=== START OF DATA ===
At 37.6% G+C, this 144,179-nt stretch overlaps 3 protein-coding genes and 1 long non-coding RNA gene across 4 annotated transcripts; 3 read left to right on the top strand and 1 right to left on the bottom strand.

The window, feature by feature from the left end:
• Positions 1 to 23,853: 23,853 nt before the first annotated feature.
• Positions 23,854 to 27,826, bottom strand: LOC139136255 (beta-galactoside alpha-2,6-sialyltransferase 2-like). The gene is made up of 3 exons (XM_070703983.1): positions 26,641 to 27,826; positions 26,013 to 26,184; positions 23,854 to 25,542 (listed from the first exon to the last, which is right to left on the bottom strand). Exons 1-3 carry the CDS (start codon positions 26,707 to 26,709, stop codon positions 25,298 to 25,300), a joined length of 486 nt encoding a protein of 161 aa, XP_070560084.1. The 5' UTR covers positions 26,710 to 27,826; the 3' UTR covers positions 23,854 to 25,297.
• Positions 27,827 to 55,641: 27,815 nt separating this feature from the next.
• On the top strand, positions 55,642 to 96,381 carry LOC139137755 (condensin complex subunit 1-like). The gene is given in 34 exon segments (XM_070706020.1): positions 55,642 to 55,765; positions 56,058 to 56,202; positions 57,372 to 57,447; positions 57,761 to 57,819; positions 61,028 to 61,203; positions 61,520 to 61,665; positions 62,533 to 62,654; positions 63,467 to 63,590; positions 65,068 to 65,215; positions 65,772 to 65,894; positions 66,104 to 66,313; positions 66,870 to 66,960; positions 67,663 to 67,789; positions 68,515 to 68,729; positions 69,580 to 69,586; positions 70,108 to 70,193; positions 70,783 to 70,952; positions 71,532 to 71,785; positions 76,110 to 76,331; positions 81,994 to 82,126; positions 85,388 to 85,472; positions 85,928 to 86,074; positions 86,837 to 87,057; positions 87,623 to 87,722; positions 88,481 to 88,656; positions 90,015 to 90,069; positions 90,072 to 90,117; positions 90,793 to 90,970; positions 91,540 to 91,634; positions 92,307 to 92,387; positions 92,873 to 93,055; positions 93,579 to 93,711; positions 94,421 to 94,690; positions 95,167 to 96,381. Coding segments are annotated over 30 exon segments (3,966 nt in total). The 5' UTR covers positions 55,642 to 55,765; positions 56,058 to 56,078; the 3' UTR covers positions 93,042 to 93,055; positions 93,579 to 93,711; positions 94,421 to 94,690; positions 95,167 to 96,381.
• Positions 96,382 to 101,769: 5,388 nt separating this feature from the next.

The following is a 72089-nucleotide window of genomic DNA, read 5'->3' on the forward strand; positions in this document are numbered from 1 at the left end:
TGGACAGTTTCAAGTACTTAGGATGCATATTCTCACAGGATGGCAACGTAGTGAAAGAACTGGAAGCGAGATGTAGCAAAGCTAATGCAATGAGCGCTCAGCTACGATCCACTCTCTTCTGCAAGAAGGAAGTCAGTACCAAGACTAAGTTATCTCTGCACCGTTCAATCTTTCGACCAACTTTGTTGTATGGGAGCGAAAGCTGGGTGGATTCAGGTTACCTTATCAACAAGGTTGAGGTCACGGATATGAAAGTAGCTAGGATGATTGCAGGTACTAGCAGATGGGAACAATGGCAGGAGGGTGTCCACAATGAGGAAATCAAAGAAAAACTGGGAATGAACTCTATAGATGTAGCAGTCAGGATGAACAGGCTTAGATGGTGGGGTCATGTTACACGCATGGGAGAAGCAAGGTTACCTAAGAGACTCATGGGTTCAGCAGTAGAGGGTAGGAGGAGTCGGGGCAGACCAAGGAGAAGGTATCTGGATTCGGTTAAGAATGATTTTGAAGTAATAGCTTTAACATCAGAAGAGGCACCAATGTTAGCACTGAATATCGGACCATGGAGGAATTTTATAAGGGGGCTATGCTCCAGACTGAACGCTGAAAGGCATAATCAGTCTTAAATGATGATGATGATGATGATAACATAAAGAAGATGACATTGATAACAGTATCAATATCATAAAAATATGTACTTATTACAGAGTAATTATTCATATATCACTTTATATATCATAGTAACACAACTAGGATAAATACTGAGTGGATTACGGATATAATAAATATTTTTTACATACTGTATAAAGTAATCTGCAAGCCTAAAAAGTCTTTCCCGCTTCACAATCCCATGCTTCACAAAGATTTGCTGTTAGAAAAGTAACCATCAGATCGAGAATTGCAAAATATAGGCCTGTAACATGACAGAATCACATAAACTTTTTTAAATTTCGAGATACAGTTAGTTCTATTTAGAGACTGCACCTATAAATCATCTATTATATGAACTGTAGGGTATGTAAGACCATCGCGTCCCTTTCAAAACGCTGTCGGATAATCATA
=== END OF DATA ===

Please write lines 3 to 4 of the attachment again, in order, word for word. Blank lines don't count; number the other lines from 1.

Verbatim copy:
• Positions 1 to 23,853: 23,853 nt before the first annotated feature.
• Positions 23,854 to 27,826, bottom strand: LOC139136255 (beta-galactoside alpha-2,6-sialyltransferase 2-like). The gene is made up of 3 exons (XM_070703983.1): positions 26,641 to 27,826; positions 26,013 to 26,184; positions 23,854 to 25,542 (listed from the first exon to the last, which is right to left on the bottom strand). Exons 1-3 carry the CDS (start codon positions 26,707 to 26,709, stop codon positions 25,298 to 25,300), a joined length of 486 nt encoding a protein of 161 aa, XP_070560084.1. The 5' UTR covers positions 26,710 to 27,826; the 3' UTR covers positions 23,854 to 25,297.